A Semi-High-Throughput Adaptation of the NADH-Coupled ATPase Assay for Screening Small Molecule Inhibitors

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Abstract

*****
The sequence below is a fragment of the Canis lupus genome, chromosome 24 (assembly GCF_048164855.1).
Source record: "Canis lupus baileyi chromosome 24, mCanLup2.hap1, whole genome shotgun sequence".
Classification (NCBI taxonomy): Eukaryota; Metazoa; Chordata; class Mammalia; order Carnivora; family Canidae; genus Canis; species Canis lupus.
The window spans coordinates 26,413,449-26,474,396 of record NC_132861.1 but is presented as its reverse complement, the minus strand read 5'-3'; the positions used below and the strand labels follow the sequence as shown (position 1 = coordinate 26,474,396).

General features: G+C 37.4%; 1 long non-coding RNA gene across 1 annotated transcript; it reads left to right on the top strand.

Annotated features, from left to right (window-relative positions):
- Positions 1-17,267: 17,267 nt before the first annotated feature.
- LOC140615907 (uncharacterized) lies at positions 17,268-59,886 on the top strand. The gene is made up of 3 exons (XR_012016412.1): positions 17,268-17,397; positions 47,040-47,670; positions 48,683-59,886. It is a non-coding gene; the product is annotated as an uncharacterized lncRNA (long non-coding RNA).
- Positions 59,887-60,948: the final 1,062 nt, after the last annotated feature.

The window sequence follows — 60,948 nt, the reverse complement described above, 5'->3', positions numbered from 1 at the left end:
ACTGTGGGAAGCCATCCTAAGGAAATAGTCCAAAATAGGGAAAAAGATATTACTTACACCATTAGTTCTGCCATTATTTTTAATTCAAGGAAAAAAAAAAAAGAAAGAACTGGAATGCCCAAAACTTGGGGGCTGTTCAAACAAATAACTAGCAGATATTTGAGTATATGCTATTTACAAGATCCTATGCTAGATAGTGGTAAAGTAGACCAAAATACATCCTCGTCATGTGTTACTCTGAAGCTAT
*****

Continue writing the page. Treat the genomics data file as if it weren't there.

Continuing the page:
ATPase enzymes utilize the free energy stored in adenosine triphosphate to catalyze a wide variety of endergonic biochemical processes in vivo that would not occur spontaneously. These proteins are crucial for essentially all aspects of cellular life, including metabolism, cell division, responses to environmental changes and movement. The protocol presented here describes a nicotinamide adenine dinucleotide (NADH)-coupled ATPase assay that has been adapted to semi-high throughput screening of small molecule ATPase inhibitors. The assay has been applied to cardiac and skeletal muscle myosin II's, two actin-based molecular motor ATPases, as a proof of principle. The hydrolysis of ATP is coupled to the oxidation of NADH by enzymatic reactions in the assay. First, the ADP generated by the ATPase is regenerated to ATP by pyruvate kinase (PK). PK catalyzes the transition of phosphoenolpyruvate (PEP) to pyruvate in parallel. Subsequently, pyruvate is reduced to lactate by lactate dehydrogenase (LDH), which catalyzes the oxidation of NADH in parallel. Thus, the decrease in ATP concentration is directly correlated to the decrease in NADH concentration, which is followed by change to the intrinsic fluorescence of NADH. As long as PEP is available in the reaction system, the ADP concentration remains very low, avoiding inhibition of the ATPase enzyme by its own product. Moreover, the ATP concentration remains nearly constant, yielding linear time courses. The fluorescence is monitored continuously, which allows for easy estimation of the quality of data and helps to filter out potential artifacts (e.g., arising from compound precipitation or thermal changes).